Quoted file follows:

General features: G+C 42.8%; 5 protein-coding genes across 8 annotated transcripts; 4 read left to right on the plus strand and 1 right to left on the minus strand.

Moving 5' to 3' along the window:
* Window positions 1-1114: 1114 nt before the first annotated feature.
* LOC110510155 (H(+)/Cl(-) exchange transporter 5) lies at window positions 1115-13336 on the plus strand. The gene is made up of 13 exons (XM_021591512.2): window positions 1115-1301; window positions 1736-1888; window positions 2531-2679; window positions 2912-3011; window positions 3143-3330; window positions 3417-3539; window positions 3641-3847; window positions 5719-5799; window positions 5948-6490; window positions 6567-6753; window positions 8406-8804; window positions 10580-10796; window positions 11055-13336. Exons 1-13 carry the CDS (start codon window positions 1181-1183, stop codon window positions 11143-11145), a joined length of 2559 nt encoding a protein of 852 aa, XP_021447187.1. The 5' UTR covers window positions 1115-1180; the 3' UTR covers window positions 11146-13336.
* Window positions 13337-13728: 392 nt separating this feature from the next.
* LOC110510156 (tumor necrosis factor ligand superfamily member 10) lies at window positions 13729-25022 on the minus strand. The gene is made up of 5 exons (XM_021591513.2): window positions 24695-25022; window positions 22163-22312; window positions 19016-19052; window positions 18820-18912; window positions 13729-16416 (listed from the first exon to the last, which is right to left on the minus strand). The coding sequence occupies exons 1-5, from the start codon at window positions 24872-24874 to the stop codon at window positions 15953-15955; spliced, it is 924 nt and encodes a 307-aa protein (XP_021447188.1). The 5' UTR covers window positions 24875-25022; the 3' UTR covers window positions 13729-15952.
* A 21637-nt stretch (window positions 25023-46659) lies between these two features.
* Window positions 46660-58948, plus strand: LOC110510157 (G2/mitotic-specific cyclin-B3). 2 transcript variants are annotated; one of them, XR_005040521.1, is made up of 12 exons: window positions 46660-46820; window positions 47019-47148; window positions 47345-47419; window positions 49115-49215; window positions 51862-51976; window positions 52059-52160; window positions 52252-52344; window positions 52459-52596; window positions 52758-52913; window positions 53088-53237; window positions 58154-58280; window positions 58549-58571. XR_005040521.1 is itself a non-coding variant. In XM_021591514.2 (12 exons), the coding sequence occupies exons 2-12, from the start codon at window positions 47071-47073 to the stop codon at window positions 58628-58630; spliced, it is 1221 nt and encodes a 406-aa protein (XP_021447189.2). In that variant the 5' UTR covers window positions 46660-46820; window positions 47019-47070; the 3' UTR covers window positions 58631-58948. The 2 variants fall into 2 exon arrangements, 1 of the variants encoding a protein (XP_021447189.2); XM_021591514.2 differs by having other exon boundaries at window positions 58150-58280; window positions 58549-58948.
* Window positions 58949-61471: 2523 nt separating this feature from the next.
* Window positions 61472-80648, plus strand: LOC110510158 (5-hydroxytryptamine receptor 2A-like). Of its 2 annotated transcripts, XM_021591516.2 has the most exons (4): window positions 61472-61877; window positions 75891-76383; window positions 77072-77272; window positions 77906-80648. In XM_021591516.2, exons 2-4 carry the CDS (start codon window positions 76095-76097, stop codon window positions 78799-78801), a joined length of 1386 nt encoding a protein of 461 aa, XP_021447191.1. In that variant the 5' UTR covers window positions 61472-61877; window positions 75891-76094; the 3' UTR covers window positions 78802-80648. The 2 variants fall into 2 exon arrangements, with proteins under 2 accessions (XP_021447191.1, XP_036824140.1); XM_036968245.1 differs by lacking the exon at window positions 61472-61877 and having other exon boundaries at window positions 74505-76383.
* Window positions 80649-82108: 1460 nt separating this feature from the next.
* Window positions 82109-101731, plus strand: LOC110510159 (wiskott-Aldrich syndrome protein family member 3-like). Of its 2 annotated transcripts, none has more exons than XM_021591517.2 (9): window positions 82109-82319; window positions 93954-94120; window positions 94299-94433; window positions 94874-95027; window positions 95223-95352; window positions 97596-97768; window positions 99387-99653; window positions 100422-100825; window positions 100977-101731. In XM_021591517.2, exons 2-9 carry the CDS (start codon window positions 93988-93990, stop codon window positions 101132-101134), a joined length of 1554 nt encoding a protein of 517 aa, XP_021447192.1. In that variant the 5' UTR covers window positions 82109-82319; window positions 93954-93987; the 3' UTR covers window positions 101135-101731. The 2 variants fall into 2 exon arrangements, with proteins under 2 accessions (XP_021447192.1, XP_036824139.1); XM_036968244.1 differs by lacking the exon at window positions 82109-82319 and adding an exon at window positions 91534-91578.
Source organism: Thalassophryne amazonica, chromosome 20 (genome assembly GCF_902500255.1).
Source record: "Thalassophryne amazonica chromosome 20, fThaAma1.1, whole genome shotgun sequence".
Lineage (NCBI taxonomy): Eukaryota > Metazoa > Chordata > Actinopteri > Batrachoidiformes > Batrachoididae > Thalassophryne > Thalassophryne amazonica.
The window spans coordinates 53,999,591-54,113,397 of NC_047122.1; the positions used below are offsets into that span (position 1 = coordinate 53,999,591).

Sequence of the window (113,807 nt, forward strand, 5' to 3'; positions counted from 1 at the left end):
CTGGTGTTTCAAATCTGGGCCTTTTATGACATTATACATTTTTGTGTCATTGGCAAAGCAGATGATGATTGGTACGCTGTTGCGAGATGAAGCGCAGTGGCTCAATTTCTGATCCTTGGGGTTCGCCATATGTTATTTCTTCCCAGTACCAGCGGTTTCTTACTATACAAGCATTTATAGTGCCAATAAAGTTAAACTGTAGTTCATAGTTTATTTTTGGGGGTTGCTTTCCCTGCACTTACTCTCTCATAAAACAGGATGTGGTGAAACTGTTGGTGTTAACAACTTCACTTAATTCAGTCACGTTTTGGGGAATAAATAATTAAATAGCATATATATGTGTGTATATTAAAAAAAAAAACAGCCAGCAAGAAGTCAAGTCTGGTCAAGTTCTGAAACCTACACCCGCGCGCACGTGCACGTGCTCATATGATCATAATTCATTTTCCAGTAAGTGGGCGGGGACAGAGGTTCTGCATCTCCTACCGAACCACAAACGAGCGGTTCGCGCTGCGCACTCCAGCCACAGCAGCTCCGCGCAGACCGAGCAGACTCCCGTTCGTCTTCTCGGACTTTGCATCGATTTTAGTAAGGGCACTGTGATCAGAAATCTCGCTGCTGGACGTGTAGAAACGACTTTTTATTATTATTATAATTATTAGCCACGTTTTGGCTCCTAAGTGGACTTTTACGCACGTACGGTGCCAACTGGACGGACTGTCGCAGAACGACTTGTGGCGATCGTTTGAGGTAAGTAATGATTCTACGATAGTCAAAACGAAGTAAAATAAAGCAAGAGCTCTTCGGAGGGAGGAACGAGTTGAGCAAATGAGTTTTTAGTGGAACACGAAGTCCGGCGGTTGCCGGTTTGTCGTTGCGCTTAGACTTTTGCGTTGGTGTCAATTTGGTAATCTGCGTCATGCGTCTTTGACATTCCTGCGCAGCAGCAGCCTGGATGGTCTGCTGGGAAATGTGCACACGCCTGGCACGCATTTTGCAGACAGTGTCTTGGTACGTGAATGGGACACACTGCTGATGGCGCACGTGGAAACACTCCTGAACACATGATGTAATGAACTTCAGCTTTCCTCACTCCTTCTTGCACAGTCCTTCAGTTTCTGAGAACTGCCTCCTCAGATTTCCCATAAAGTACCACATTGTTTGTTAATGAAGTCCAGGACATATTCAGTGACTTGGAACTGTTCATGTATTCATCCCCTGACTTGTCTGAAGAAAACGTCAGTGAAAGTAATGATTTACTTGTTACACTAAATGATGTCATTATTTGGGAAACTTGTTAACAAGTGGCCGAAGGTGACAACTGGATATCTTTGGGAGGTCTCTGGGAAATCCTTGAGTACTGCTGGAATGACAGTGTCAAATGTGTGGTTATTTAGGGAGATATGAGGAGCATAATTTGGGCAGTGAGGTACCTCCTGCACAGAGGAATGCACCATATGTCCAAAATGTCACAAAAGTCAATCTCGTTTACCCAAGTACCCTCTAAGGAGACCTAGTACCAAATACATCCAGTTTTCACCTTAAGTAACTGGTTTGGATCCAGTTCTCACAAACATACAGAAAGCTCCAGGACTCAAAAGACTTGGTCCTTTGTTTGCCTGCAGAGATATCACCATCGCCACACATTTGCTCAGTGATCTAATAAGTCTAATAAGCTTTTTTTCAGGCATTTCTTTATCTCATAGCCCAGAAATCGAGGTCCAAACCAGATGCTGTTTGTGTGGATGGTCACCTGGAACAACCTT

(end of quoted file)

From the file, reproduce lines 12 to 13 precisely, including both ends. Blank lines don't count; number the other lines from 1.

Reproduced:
* Window positions 82109-101731, plus strand: LOC110510159 (wiskott-Aldrich syndrome protein family member 3-like). Of its 2 annotated transcripts, none has more exons than XM_021591517.2 (9): window positions 82109-82319; window positions 93954-94120; window positions 94299-94433; window positions 94874-95027; window positions 95223-95352; window positions 97596-97768; window positions 99387-99653; window positions 100422-100825; window positions 100977-101731. In XM_021591517.2, exons 2-9 carry the CDS (start codon window positions 93988-93990, stop codon window positions 101132-101134), a joined length of 1554 nt encoding a protein of 517 aa, XP_021447192.1. In that variant the 5' UTR covers window positions 82109-82319; window positions 93954-93987; the 3' UTR covers window positions 101135-101731. The 2 variants fall into 2 exon arrangements, with proteins under 2 accessions (XP_021447192.1, XP_036824139.1); XM_036968244.1 differs by lacking the exon at window positions 82109-82319 and adding an exon at window positions 91534-91578.
Source organism: Thalassophryne amazonica, chromosome 20 (genome assembly GCF_902500255.1).